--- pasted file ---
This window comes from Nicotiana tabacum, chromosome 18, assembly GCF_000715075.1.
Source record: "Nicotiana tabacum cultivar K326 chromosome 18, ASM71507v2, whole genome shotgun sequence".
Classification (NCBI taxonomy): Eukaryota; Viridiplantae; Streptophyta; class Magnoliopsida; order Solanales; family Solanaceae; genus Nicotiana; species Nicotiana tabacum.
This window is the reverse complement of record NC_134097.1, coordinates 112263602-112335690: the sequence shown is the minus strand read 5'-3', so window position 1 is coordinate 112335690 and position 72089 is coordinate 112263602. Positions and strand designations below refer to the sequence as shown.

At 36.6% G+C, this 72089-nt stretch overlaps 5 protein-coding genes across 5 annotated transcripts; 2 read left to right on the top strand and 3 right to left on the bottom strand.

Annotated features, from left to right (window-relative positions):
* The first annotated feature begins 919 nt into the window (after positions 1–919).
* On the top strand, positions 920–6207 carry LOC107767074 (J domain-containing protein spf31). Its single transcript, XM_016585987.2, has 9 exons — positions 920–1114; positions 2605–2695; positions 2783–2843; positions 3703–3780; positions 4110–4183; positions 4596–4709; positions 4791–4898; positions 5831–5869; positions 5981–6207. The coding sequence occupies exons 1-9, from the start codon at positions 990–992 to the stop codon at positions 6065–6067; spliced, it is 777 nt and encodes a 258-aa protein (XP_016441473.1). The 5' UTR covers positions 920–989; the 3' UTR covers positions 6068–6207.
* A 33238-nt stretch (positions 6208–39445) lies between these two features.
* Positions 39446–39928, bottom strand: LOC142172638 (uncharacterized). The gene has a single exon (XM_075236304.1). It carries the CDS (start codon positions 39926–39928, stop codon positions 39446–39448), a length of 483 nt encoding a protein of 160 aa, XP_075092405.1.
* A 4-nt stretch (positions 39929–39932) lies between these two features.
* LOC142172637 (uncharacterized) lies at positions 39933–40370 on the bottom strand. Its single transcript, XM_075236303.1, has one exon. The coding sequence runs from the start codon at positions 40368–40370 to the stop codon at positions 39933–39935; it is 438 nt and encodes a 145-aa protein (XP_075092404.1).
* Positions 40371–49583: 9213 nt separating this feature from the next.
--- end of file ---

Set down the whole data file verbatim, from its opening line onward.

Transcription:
This window comes from Nicotiana tabacum, chromosome 18, assembly GCF_000715075.1.
Source record: "Nicotiana tabacum cultivar K326 chromosome 18, ASM71507v2, whole genome shotgun sequence".
Classification (NCBI taxonomy): Eukaryota; Viridiplantae; Streptophyta; class Magnoliopsida; order Solanales; family Solanaceae; genus Nicotiana; species Nicotiana tabacum.
This window is the reverse complement of record NC_134097.1, coordinates 112263602-112335690: the sequence shown is the minus strand read 5'-3', so window position 1 is coordinate 112335690 and position 72089 is coordinate 112263602. Positions and strand designations below refer to the sequence as shown.

At 36.6% G+C, this 72089-nt stretch overlaps 5 protein-coding genes across 5 annotated transcripts; 2 read left to right on the top strand and 3 right to left on the bottom strand.

Annotated features, from left to right (window-relative positions):
* The first annotated feature begins 919 nt into the window (after positions 1–919).
* On the top strand, positions 920–6207 carry LOC107767074 (J domain-containing protein spf31). Its single transcript, XM_016585987.2, has 9 exons — positions 920–1114; positions 2605–2695; positions 2783–2843; positions 3703–3780; positions 4110–4183; positions 4596–4709; positions 4791–4898; positions 5831–5869; positions 5981–6207. The coding sequence occupies exons 1-9, from the start codon at positions 990–992 to the stop codon at positions 6065–6067; spliced, it is 777 nt and encodes a 258-aa protein (XP_016441473.1). The 5' UTR covers positions 920–989; the 3' UTR covers positions 6068–6207.
* A 33238-nt stretch (positions 6208–39445) lies between these two features.
* Positions 39446–39928, bottom strand: LOC142172638 (uncharacterized). The gene has a single exon (XM_075236304.1). It carries the CDS (start codon positions 39926–39928, stop codon positions 39446–39448), a length of 483 nt encoding a protein of 160 aa, XP_075092405.1.
* A 4-nt stretch (positions 39929–39932) lies between these two features.
* LOC142172637 (uncharacterized) lies at positions 39933–40370 on the bottom strand. Its single transcript, XM_075236303.1, has one exon. The coding sequence runs from the start codon at positions 40368–40370 to the stop codon at positions 39933–39935; it is 438 nt and encodes a 145-aa protein (XP_075092404.1).
* Positions 40371–49583: 9213 nt separating this feature from the next.